Roosevelt Museum Revitalized

Roundup: Historians' Take

Alexander Heffner is a writer in Providence, R.I.

Since June 1941, when President Franklin D. Roosevelt presented his home as a gift to the American people, Hyde Park has stood as the first presidential library and museum. Now, this most senior of our presidential libraries is also the freshest. After a three-year renovation, the Franklin D. Roosevelt Library and Museum has unveiled a redesigned permanent exhibition, an expansion to 12,000 from 8,000 square feet that reinvigorates Roosevelt's legacy for visitors.

The curators behind the new library have corrected these problems. (Happily left in place, however, is Roosevelt's home study, just where it was in his Hyde Park days.) The meticulously mapped redesign has a sound chronological sequence of exhibits, employing dynamic colors and original photos that are enlarged and turned into panels of disparate sizes and shapes. All of the presidential memorabilia and historical documents remain on display.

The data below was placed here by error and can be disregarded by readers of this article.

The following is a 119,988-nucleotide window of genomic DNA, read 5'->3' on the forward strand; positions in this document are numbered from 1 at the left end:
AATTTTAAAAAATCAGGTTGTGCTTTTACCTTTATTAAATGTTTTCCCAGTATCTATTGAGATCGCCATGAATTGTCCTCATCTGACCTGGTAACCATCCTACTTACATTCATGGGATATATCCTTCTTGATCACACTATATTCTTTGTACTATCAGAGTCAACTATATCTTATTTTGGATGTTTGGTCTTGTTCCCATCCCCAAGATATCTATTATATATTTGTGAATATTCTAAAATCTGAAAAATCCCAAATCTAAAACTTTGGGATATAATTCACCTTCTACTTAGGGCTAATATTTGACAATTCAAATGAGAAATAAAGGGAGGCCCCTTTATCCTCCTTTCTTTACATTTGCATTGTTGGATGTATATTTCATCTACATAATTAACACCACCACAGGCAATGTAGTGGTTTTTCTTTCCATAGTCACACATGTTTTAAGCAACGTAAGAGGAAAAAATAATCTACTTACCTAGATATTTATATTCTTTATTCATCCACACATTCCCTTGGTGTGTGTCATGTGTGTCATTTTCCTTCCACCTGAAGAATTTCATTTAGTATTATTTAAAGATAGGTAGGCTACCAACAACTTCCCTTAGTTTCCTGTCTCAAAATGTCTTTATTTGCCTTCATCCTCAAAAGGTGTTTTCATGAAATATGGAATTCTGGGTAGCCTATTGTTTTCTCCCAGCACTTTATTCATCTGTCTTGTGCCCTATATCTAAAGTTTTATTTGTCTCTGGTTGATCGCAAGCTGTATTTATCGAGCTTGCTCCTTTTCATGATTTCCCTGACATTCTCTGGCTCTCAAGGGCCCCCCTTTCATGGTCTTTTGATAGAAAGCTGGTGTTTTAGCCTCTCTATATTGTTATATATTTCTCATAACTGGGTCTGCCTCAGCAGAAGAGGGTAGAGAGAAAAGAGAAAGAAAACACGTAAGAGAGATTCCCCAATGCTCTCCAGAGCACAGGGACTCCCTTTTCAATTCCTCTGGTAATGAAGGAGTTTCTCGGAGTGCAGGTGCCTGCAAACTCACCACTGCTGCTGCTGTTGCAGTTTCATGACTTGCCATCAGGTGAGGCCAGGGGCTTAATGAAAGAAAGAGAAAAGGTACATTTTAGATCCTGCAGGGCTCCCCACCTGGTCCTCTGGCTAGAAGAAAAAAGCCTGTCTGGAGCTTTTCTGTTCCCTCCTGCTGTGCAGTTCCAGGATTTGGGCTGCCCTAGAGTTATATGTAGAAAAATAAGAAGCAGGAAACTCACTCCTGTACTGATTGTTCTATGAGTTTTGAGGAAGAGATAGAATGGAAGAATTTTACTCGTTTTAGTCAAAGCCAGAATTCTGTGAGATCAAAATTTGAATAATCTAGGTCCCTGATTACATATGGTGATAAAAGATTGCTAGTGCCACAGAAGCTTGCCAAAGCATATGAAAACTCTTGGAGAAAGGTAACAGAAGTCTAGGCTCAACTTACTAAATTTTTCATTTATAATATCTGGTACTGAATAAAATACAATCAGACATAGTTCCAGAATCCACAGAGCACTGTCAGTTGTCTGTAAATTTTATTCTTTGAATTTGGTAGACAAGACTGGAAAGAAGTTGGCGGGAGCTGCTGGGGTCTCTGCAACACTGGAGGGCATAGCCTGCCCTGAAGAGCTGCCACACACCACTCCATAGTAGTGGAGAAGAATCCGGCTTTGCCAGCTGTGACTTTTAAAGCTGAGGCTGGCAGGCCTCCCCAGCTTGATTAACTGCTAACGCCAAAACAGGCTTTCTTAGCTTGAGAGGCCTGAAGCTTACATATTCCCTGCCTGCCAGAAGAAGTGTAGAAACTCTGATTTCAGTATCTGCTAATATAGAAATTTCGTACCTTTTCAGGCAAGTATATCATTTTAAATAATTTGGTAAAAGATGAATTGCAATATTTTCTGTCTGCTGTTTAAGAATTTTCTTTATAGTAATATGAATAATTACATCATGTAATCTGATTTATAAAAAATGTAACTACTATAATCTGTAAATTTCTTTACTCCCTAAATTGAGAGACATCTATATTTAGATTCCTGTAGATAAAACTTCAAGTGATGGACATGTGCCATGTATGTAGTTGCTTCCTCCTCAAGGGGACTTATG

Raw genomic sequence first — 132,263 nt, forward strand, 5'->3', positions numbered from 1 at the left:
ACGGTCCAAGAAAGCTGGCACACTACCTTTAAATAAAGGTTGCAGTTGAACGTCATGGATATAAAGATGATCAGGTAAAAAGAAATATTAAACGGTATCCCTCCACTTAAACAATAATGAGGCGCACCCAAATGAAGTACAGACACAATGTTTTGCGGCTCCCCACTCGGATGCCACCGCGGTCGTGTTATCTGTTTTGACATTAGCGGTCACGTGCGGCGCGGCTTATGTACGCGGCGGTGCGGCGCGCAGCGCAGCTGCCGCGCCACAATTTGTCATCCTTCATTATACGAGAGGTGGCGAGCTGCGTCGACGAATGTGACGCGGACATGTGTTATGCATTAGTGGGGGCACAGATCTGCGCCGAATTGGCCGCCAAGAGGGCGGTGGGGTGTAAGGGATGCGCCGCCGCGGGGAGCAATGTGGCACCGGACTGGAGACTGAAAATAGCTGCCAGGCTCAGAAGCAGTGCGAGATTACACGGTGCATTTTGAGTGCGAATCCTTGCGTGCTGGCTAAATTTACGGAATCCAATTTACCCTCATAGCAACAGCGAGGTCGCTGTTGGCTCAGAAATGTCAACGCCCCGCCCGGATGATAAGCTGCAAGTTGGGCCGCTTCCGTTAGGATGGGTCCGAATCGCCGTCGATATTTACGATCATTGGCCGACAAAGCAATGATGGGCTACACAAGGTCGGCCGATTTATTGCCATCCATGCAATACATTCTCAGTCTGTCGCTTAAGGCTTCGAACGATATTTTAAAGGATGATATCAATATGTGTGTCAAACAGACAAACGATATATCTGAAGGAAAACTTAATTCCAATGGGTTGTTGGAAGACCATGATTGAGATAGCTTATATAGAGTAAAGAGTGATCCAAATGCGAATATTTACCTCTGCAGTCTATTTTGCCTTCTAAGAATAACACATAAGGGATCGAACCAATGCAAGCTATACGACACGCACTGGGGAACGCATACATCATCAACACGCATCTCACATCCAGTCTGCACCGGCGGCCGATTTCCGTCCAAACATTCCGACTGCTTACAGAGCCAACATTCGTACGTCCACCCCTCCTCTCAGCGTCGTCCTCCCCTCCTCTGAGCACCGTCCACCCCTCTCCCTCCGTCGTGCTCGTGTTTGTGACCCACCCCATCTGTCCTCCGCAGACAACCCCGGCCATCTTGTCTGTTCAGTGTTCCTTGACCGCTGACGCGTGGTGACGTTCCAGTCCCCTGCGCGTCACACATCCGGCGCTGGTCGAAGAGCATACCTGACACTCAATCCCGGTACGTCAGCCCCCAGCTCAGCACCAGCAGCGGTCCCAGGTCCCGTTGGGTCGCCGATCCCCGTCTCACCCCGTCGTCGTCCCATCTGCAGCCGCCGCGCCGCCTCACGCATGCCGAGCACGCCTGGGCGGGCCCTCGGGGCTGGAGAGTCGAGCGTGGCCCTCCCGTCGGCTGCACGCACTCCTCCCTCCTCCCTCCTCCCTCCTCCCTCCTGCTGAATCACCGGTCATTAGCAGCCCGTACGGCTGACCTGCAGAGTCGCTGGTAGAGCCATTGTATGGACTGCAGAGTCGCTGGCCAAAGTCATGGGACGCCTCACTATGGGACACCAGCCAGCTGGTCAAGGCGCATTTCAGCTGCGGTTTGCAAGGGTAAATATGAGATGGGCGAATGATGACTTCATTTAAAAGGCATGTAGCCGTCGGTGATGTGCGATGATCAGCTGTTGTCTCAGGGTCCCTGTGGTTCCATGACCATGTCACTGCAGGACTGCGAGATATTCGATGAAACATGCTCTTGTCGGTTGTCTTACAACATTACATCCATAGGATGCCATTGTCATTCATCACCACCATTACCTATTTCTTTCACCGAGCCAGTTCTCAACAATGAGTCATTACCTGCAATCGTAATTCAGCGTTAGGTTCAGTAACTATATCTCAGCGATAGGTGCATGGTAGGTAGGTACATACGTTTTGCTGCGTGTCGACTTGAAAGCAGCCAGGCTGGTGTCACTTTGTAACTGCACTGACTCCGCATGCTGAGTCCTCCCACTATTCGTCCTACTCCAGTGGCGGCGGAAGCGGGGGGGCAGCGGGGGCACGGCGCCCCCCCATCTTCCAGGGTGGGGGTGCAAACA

Roosevelt's birthplace, an estate that commands beautiful views of the Hudson and of Dutchess County's pastoral countryside, is a constant reminder of his privileged upbringing. But upon entering the revamped library, class distinctions are left behind in favor of a united America. A first luminous wall of letters to President Roosevelt, bordering a photo of a smiling, sanguine commander in chief, gives voice to Americans of the era....

Read entire article at Wall Street Journal

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